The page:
CEM ANALYSIS | Since the onset of the global and domestic disturbances that have disrupted economic processes, a wave of rising inflation has been triggered with barely no nation spared. Managers of economies have struggled to find ways to curb the menace which has caused serious economic hardship for citizens all across.
One of the most deployed tools in this fight against the roaring inflation is interest rate hike with economies hitting decades high. Ghana, for instance has raised its benchmark interest rate by 300 basis points to 22 per cent in its latest effort to combat the country’s rising inflation.
The Bank of England voted for consecutive rate hike until it hits 40 year high in their recent rate release. Just yesterday, the governor of the Bank of England has warned interest rates may need to rise higher by more than previously expected.
Nigerian Central Bank is not in exception consistently increasing the monetary policy rate four times from 11.5% to 13% in May now to 15.5% in September hitting a 20 year high
For every economic action there is a consequent reaction or result. While interest rate is stepped up as a measure to control inflation, economic principles have it that it will affect production, this time on the negative, especially in Nigeria.
Simon Ogaga, an analyst at Continental Economy Magazine, in a discussion buttressed this by saying that “the continued increase in interest rate may lead to further drop in GDP because of the factors that causes inflation in Nigeria (majorly structural impediment to food supply and high importation cost) which requires application of more strategic fiscal policies.”
He continued by saying that, “A cursory look at the trend in inflation indicates that inflation has continued to rise despite the increase in Monetary Policy Rate(MPR). This is because the interest rate increase is not sufficient to curb inflation and if other efficient measures are not applied, it may lead to a case of stagflation (rising inflation and decline in GDP simultaneously).”
The last GDP report by the Nigerian Bureau of Statistics stated in clear terms that the decline in the nation’s economic growth is consequent of rising prices and slowing economic activities.
“… the recent rising prices have adversely impacted on the second quarter 2022 performance. The Q2 2022 growth rate decreased by 1.47% points from 5.01% growth rate recorded in Q2 2021 and increased by 0.44% points relative to 3.11% in Q1 2022. However, quarter-on-quarter, real GDP grew at -0.37% in Q2 2022, reflecting lower economic activity in Q2 2022 than in the preceding quarter”; the report noted.
Ogaga is saying this slow growth may persist considering the fragility of our economy being largely import dependent and less locally productive further being exacerbated by the high interest rate and its consequent high cost of borrowing.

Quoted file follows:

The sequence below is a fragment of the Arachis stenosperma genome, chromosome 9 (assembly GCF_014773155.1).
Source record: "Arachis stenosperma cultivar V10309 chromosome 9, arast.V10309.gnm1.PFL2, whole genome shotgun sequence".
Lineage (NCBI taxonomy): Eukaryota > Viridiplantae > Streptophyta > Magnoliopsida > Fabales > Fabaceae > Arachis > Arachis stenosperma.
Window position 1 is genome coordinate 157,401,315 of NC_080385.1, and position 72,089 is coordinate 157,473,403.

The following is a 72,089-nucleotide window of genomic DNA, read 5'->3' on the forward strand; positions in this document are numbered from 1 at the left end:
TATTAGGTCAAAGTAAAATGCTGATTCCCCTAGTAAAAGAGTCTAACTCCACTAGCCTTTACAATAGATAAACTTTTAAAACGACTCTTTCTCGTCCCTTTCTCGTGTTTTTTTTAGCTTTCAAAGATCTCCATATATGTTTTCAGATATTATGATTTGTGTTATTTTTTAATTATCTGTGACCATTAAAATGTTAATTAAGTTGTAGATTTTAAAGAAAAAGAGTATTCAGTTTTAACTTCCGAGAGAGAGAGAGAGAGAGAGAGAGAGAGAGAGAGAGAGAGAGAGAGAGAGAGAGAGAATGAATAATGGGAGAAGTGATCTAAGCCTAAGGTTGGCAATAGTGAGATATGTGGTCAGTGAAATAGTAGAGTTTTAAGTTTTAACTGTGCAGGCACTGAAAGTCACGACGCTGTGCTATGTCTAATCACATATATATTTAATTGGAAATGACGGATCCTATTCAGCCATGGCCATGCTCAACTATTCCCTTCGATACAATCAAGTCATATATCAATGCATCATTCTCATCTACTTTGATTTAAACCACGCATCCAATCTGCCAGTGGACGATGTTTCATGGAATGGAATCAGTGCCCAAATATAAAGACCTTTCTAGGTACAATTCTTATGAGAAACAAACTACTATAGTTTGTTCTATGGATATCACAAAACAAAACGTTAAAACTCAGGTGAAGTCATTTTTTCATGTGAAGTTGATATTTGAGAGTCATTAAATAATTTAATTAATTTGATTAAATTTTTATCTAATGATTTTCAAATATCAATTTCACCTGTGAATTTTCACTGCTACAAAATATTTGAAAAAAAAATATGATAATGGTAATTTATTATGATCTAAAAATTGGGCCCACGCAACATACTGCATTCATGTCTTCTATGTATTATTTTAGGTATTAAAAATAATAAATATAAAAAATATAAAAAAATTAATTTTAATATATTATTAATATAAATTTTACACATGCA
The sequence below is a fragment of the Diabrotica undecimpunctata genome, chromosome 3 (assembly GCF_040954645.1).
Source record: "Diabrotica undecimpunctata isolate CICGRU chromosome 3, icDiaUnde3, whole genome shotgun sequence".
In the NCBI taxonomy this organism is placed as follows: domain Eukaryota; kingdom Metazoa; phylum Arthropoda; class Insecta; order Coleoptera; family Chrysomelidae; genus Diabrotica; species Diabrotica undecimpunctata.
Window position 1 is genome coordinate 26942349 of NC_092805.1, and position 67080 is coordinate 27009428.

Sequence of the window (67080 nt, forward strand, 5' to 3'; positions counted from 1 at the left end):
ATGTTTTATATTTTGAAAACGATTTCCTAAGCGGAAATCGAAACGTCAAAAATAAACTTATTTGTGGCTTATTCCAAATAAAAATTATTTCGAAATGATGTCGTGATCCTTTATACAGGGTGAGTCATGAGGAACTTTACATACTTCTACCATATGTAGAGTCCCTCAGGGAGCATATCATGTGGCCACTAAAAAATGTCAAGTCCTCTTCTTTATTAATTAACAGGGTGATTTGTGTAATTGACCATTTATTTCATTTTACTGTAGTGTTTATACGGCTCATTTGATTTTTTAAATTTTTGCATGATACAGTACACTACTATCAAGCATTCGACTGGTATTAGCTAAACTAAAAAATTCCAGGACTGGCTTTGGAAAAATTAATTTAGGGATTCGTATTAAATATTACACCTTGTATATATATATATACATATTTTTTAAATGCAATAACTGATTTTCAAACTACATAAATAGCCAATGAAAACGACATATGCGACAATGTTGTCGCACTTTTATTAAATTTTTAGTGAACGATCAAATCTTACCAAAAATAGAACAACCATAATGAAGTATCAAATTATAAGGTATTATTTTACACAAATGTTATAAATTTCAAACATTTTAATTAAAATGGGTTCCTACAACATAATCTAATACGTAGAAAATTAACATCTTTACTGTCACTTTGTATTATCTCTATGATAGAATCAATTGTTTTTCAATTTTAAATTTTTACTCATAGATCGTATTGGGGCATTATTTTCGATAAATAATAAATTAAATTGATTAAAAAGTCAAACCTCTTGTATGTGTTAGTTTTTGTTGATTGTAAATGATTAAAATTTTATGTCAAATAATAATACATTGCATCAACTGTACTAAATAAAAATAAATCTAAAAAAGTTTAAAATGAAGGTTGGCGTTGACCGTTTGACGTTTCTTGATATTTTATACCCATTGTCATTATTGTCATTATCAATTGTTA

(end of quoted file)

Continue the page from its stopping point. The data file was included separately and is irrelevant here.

“The GDP may continue to decline because while interest rate is on the high, food prices are on the high due to high cost of importation and low level of local production. This results in a decline in the wage power because the high cost of goods and services (as is being witnessed today in the cost of diesel and fuel, transportation and food commodities to mention a few).
“This means that purchasing power is weakened which automatically leads to a fall in the standard of living. When all of these happens, it is not possible to record a stable GDP growth rate”; Ogaga said.
It is true that the current wave of inflationary pressure is global and caused by multiple factors which include impact of the pandemic which caused a major economic disruptions over a stretched period of time, climate change impact on agricultural production especially in the sub-Saharan Africa and the recent Russia invasion of Ukraine which caused a significant global energy crunch.
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However, impact on countries vary significantly according to economic resilience. The higher the production capacity of a country, the stronger the resilience and lesser the vulnerability. It further determine recovery rate from major economic disruption.
Ogaga re-emphasized the need for policy concentration towards moving Nigerian economy from import depended to a production based economy;
He said; “Having a stable interest rate and favourable GDP growth which is a key pursuit by every focused national economic managers can also be achieved sustainably in our nation with the right economic strategies. At this point in time, one would reemphasize the need for the policy makers to focus greater attention on making Nigeria’s economy a production based economy.
“This will not only reduce inflation, it will make management of inflation and other economic impacts easier (as against imported inflation which is a result of the consumption of foreign goods/ high importation cost) while also resulting in a favourable GDP.”